• Book: The Restaurant at the End of the Universe (Douglas Adams, 1980) – Monday, September 26
  • Movie: Battle Royale (2011) – Monday, October 3
  • Game: The Legend of Zelda: Link’s Awakening (Nintendo, 1993) – Monday, October 10
  • Wild Card! – Monday, October 31

Star Wars is dumb

Star Wars: Knights of the Old Republic, 2003

Behind the Curve – Star Wars: Knights of the Old Republic (BioWare, 2003)

Growing up in the 90s I was too late to be part of the initial Star Wars craze, but I grew up loving it nonetheless. I remember taping the movies on our VCR whenever they were playing on TV. These were the original films, mind. None of that special edition crap. I remember running around the house with a paper towel tube making lightsaber noises. I remember grunting at cup across the table, trying to move it with the force.

I even loved The Phantom Menace when it came out. In fact, I loved all the prequel movies. I was still a kid at the time, and as such I was blissfully unaware of the fan backlash. Even now that I recognize the flaws in the prequels, I still look at them through nostalgia-tinted glasses.

But my interest has waned in recent years. Lately I’ve been wonder whether I’m a Star Wars fan at all. This is oddly timed, since Star Wars is currently better than it has been for years. The Force Awakens will definitely be remembered as one of the high points in the franchise, combining the wonder and excitement of the original movies with the improved technology and choreography we saw in the prequels.

Star Wars: The Force Awakens, 2015
Star Wars: The Force Awakens, 2015

In addition, I personally consider Kylo Ren to be one of the best Star Wars villains. Sure he’s a whiny brat like Anakin in the prequels, but that makes sense for a dark side Force user. Their power is supposed to come from intense emotions, and Ren really embodies that unchecked rage. Other dark side users like Darth Vader, Darth Sidious and Count Dooku always seemed way too calm and in-control to me. Basically they were slightly meaner Jedis.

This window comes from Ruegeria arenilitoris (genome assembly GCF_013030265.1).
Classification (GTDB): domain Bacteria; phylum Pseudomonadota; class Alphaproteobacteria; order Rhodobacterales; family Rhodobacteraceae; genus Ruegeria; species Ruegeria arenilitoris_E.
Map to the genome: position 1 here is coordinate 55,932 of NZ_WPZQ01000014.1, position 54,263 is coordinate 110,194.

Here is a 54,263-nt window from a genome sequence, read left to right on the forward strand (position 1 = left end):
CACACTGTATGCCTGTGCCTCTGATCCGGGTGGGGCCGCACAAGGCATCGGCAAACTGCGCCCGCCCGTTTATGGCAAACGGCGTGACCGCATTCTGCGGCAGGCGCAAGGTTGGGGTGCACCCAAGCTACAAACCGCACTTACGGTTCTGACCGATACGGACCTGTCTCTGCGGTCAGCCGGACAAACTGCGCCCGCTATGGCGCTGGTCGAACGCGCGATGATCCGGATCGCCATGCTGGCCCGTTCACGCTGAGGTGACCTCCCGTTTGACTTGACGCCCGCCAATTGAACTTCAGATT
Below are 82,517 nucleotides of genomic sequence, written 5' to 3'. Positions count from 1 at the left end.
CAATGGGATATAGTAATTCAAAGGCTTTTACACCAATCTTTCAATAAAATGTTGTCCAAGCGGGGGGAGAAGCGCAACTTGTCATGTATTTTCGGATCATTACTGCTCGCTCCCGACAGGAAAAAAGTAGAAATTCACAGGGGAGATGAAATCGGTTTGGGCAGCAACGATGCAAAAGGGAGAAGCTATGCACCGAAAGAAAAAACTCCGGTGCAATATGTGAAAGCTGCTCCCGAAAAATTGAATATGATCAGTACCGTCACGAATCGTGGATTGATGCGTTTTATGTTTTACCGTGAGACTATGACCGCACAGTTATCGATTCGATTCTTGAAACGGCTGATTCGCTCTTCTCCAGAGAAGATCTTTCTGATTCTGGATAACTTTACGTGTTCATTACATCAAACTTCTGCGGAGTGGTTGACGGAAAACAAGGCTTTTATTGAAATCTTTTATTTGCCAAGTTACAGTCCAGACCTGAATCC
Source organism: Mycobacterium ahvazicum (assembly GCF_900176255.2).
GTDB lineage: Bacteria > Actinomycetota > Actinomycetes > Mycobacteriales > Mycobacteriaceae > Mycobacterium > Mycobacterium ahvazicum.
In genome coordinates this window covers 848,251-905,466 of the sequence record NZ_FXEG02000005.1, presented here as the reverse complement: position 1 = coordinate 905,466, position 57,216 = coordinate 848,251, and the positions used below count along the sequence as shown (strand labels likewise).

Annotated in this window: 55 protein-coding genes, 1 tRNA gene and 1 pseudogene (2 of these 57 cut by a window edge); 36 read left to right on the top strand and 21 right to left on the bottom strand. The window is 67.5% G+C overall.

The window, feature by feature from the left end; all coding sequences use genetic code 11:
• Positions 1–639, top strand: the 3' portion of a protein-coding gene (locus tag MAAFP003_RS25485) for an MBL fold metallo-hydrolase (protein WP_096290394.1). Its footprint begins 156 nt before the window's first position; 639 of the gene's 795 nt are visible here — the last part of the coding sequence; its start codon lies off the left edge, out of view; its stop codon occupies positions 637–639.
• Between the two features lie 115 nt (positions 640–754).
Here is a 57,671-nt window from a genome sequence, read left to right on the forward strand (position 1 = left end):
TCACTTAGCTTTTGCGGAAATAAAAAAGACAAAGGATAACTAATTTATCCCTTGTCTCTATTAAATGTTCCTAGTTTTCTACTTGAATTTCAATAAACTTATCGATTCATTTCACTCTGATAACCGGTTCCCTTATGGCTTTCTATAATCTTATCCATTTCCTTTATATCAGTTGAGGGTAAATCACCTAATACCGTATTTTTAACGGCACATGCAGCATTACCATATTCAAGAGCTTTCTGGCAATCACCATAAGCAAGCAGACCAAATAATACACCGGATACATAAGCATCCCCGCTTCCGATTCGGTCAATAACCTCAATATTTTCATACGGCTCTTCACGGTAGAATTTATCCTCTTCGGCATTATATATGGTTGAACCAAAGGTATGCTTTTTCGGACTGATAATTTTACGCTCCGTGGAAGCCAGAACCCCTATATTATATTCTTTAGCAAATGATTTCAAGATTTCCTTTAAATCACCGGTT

So Star Wars has made an amazing comeback and is now better than it ever was. So why is it still losing me? Well, I suspect it’s because I’m just now realizing something about the franchise: It’s really dumb.

First of all, the universe doesn’t make sense. The stories take place many hundreds and thousands of years from one another, but technology never changes. Star Wars: Knights of the Old Republic supposedly takes place many millennia before the movies, but all the technology is virtually identical. Same lightsabers, same blasters, same ships. The main character even gets a ship that looks exactly like the Millennium Falcon. It’s clearly just there for fan service, but it raises some questions. If this model of ship has been around for thousands of years, why isn’t it more common? Especially if it’s still the “fastest ship in the sector” after all that time. It’s like if the fastest car today looked like a model T. And you’d think more people would get that kind of ship it they’re so fast, but they only ever seems to be piloted by Star Wars protagonists.

Star Wars: Knights of the Old Republic, 2003
Star Wars: Knights of the Old Republic, 2003

Even if technology does evolve, it’s in stupid ways. Although I like The Force Awakens, the New Order’s Starkiller Base is unquestionably one of the dumbest, most ham-fisted attempts to raise the stakes I’ve ever seen in a franchise. What’s scarier than a Deathstar? A giant Deathstar!

But I think I reserve most of my ire for the whole light side, dark side dichotomy. When you have a conflict between two groups and one of the leaders literally calls himself “dark lord,” you have officially blasted any chance of forging a complex narrative out the airlock. You might as well be writing an episode of Super Friends.